The Behemoth features a much curvier design than its smaller cousin, the OCZ Eclipse, with a deep thumb groove on the left-hand side, and two shallower grooves on the right-side to rest your little and ring fingers in. It's also larger (thus the moniker), and sits very comfortably in the palm of your hand. The thumb rest in particular feels very solid, with a small flange at the mouse's base that supports your digit. In actual gaming, though, the grooves for your smaller fingers seemed to be just off; not enough to lead to mousing mistakes, but it certainly felt... odd.
Of course, other hands will vary.
Like most gaming mice, the DPI of the Behemoth can be switched on the fly, in this instance via a one-button toggle that cycles you through the settings you've programmed in. There's also a very easy to reach rocker button under your thumb, and the rubbery scroll wheel also features lateral clicking. The wheel itself is very responsive.
But our favourite feature of the Behemoth is its cable and the innovative system for managing it. The cable itself is cloth wrapped and very hard to kink - it's going to take a lot of punishment, and looks classy to boot. There's also a series of channels in the mouse's underside - kind of like what you find under a desktop phone - for you to slot the cable through. There are six positions you can have the cable feed out of the mouse, meaning you can set it up according to your individual desk. Is your mouse cable always bumping the wall behind your desk? Feed the cable to the side and you no longer have a problem.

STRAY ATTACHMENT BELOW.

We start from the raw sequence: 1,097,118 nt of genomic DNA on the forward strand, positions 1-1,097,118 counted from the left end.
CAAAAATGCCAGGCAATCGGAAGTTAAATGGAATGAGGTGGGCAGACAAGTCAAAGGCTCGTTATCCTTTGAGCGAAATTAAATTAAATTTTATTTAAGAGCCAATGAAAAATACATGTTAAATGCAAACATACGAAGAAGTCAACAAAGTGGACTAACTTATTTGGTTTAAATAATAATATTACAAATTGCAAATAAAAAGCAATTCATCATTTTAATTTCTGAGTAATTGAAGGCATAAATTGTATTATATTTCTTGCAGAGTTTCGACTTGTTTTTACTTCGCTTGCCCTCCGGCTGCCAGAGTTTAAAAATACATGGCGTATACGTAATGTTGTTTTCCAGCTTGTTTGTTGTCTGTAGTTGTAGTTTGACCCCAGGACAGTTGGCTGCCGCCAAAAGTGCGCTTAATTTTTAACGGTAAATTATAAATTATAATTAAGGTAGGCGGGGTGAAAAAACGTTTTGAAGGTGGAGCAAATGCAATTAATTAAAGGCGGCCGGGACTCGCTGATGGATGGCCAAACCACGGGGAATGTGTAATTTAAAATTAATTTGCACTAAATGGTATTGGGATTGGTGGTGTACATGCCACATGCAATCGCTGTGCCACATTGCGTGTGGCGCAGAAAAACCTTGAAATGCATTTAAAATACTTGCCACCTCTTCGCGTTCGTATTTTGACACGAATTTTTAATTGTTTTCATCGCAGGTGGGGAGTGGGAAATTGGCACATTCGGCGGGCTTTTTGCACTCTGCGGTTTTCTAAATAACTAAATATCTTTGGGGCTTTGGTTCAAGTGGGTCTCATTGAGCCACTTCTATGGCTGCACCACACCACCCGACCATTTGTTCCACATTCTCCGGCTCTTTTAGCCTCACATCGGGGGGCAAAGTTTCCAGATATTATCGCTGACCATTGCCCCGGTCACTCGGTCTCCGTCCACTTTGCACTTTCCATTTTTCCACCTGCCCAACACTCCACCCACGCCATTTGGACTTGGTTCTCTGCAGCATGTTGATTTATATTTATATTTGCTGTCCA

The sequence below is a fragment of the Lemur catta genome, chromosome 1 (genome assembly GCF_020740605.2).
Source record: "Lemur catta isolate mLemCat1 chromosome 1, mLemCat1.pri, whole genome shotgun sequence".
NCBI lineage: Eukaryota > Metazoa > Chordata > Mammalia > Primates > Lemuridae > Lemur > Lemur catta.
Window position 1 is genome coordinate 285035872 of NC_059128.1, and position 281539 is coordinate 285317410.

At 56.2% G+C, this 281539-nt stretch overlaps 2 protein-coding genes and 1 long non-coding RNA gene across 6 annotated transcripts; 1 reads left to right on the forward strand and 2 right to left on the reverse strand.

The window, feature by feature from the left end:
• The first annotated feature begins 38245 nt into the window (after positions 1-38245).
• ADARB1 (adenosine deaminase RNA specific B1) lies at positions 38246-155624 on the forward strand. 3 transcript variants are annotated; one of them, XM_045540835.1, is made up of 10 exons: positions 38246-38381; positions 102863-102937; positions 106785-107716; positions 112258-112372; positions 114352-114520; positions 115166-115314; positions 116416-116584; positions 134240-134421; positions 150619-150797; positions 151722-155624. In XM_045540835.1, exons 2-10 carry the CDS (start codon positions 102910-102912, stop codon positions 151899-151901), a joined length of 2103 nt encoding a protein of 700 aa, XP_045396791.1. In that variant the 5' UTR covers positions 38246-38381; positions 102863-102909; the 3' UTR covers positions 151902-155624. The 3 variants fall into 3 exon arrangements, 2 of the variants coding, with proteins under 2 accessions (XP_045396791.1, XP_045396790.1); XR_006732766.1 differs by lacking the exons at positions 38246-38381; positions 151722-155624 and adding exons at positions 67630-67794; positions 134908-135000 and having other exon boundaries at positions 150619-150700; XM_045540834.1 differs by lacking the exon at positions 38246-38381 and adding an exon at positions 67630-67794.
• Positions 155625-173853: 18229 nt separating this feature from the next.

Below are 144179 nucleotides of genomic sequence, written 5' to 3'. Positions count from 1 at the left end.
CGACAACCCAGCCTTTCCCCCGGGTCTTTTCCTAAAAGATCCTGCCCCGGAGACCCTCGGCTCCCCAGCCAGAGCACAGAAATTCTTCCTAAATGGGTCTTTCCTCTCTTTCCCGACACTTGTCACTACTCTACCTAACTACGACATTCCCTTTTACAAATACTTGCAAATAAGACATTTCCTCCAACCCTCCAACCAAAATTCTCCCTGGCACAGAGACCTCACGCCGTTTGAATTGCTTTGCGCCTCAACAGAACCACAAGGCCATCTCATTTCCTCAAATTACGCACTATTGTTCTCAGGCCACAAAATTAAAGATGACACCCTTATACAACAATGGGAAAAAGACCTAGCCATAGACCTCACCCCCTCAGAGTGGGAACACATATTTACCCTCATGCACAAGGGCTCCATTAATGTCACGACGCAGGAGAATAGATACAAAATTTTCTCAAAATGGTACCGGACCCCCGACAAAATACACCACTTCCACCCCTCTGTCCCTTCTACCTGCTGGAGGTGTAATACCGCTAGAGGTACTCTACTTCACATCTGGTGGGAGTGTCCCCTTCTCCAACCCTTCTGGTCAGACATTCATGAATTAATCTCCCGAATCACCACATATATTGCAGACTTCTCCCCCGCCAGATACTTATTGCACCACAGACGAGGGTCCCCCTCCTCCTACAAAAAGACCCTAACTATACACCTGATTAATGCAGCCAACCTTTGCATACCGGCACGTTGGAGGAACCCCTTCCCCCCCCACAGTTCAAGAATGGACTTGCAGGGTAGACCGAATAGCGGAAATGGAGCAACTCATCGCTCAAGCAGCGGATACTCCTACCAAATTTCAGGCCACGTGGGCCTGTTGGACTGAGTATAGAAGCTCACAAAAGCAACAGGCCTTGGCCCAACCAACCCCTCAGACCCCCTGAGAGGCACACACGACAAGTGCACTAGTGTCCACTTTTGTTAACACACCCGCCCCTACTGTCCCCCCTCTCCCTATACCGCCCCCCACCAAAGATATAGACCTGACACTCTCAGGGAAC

Along with the now standard system of interchangeable weights, the Behemoth has a lot going for it. It's not our perfect mouse, but it certainly has a good price-point and some very welcome features. In game performance is on the better side of average, but not enough to make us switch to the Behemoth. But if you're looking for something new, this isn't a bad choice.